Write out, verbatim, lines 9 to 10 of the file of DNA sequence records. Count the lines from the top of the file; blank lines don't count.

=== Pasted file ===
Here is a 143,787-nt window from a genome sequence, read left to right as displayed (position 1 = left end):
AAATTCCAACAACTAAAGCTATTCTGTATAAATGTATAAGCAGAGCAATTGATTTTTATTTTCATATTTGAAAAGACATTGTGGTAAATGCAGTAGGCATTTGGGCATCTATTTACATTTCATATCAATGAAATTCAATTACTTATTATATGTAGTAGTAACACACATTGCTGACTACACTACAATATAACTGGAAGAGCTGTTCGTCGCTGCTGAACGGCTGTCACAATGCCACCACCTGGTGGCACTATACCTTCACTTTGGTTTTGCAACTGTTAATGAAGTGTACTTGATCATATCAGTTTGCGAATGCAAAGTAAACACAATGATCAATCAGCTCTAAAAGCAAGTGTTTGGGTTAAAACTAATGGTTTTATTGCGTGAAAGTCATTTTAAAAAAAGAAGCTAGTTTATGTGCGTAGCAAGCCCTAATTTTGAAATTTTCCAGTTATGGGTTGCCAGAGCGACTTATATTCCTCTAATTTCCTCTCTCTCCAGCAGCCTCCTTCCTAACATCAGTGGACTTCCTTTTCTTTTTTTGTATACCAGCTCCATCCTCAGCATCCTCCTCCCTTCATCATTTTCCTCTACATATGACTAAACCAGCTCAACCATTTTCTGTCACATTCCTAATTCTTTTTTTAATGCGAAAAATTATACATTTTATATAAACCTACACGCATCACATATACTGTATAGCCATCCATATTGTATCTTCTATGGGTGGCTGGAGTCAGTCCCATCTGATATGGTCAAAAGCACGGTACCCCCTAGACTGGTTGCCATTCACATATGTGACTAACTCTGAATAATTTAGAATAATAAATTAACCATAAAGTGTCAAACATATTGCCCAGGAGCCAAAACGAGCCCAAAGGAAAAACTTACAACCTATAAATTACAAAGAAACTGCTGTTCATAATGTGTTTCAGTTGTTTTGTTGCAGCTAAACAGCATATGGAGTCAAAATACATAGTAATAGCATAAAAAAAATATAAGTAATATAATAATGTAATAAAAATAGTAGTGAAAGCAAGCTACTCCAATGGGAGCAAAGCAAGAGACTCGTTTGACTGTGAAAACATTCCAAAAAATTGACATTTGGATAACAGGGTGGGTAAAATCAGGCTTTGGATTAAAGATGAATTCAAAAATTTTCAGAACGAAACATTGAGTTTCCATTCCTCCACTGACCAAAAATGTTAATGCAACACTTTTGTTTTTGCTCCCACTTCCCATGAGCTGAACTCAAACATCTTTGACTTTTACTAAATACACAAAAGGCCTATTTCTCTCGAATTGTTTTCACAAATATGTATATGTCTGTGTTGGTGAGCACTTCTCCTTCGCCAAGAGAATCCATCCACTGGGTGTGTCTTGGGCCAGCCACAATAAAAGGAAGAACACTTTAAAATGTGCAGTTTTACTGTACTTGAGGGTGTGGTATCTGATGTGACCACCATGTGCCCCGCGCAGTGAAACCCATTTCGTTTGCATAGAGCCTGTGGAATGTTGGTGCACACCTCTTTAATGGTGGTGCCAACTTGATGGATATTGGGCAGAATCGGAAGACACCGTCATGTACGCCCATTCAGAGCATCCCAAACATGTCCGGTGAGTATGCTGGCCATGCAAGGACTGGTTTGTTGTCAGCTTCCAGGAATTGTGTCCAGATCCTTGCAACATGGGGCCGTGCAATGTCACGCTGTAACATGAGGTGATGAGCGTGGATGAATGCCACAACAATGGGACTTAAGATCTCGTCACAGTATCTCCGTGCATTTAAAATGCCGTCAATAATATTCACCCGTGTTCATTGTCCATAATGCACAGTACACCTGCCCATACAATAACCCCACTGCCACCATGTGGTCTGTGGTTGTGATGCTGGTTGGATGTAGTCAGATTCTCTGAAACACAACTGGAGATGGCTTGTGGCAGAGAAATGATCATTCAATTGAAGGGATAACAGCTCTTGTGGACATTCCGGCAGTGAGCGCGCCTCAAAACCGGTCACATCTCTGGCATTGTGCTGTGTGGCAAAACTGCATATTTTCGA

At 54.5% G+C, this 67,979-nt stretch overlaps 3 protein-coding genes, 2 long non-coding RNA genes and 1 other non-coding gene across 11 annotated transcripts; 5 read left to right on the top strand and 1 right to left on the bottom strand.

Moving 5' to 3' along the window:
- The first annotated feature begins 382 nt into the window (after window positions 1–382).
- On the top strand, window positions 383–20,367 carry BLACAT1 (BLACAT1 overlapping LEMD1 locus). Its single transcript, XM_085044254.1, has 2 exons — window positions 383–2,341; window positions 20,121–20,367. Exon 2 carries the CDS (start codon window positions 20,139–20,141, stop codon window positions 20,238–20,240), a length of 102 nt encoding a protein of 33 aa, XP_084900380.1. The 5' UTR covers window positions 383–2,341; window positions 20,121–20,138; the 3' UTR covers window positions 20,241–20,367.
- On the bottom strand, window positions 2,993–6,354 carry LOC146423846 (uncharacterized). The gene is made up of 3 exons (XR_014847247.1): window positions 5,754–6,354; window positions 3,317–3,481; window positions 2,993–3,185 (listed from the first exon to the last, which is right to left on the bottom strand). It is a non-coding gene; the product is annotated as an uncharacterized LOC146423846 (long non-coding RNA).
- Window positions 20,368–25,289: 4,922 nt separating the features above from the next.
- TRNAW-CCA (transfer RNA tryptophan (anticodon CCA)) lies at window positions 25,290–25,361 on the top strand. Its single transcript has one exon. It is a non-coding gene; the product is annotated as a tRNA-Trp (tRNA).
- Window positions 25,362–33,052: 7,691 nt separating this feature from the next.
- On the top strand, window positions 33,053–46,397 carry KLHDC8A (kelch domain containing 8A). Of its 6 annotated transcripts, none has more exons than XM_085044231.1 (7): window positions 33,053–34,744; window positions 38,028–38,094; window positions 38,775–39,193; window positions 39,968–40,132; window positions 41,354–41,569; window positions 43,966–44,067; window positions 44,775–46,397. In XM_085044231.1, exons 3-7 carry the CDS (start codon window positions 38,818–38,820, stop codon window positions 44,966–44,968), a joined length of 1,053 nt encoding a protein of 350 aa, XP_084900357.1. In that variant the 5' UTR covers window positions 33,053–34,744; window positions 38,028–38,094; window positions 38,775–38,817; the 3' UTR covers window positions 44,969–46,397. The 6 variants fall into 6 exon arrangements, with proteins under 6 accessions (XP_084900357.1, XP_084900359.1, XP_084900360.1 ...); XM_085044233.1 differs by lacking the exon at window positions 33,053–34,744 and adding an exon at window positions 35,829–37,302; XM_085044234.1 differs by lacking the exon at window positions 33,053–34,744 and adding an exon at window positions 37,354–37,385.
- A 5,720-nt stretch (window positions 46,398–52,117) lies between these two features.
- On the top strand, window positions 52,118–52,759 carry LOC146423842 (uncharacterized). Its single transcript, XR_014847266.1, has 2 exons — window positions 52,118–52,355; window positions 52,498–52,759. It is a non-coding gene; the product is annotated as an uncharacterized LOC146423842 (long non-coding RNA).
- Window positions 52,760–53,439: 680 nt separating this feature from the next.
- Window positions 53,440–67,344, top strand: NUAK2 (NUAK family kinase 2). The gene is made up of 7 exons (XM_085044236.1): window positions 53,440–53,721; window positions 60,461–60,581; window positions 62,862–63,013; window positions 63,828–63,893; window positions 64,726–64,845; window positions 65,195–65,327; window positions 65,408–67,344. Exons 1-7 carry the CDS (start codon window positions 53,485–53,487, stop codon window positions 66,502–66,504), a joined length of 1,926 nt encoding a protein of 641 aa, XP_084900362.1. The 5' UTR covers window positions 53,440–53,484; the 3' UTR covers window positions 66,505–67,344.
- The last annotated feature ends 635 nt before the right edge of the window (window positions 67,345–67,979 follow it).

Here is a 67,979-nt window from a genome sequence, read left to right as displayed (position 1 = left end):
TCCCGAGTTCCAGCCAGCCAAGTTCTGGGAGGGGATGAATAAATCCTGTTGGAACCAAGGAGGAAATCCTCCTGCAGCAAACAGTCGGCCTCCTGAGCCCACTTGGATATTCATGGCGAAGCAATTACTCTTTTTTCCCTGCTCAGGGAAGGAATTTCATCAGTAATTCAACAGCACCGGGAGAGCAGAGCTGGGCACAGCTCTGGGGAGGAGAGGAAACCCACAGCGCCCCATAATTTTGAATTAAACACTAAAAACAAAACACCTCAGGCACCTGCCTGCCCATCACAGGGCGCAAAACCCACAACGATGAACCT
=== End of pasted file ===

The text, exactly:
- TRNAW-CCA (transfer RNA tryptophan (anticodon CCA)) lies at window positions 25,290–25,361 on the top strand. Its single transcript has one exon. It is a non-coding gene; the product is annotated as a tRNA-Trp (tRNA).
- Window positions 25,362–33,052: 7,691 nt separating this feature from the next.